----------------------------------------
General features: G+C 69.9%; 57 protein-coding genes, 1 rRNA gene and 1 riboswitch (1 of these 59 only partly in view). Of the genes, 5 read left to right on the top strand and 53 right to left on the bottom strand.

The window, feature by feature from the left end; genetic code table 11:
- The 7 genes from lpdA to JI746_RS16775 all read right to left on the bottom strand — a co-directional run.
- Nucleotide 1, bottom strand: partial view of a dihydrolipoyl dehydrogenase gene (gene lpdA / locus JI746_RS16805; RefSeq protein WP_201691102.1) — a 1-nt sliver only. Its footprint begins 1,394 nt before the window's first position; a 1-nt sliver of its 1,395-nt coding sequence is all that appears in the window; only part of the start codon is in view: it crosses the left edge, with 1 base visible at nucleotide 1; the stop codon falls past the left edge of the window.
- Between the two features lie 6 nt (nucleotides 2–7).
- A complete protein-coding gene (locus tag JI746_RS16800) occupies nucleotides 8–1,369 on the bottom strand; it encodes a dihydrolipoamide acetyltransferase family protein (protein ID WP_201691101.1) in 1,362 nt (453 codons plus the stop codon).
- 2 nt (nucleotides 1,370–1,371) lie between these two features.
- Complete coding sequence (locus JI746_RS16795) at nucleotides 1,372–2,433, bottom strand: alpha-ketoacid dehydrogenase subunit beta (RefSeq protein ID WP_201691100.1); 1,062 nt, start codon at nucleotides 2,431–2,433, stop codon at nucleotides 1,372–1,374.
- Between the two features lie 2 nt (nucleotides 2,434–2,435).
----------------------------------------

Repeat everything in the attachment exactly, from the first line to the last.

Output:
General features: G+C 69.9%; 57 protein-coding genes, 1 rRNA gene and 1 riboswitch (1 of these 59 only partly in view). Of the genes, 5 read left to right on the top strand and 53 right to left on the bottom strand.

The window, feature by feature from the left end; genetic code table 11:
- The 7 genes from lpdA to JI746_RS16775 all read right to left on the bottom strand — a co-directional run.
- Nucleotide 1, bottom strand: partial view of a dihydrolipoyl dehydrogenase gene (gene lpdA / locus JI746_RS16805; RefSeq protein WP_201691102.1) — a 1-nt sliver only. Its footprint begins 1,394 nt before the window's first position; a 1-nt sliver of its 1,395-nt coding sequence is all that appears in the window; only part of the start codon is in view: it crosses the left edge, with 1 base visible at nucleotide 1; the stop codon falls past the left edge of the window.
- Between the two features lie 6 nt (nucleotides 2–7).
- A complete protein-coding gene (locus tag JI746_RS16800) occupies nucleotides 8–1,369 on the bottom strand; it encodes a dihydrolipoamide acetyltransferase family protein (protein ID WP_201691101.1) in 1,362 nt (453 codons plus the stop codon).
- 2 nt (nucleotides 1,370–1,371) lie between these two features.
- Complete coding sequence (locus JI746_RS16795) at nucleotides 1,372–2,433, bottom strand: alpha-ketoacid dehydrogenase subunit beta (RefSeq protein ID WP_201691100.1); 1,062 nt, start codon at nucleotides 2,431–2,433, stop codon at nucleotides 1,372–1,374.
- Between the two features lie 2 nt (nucleotides 2,434–2,435).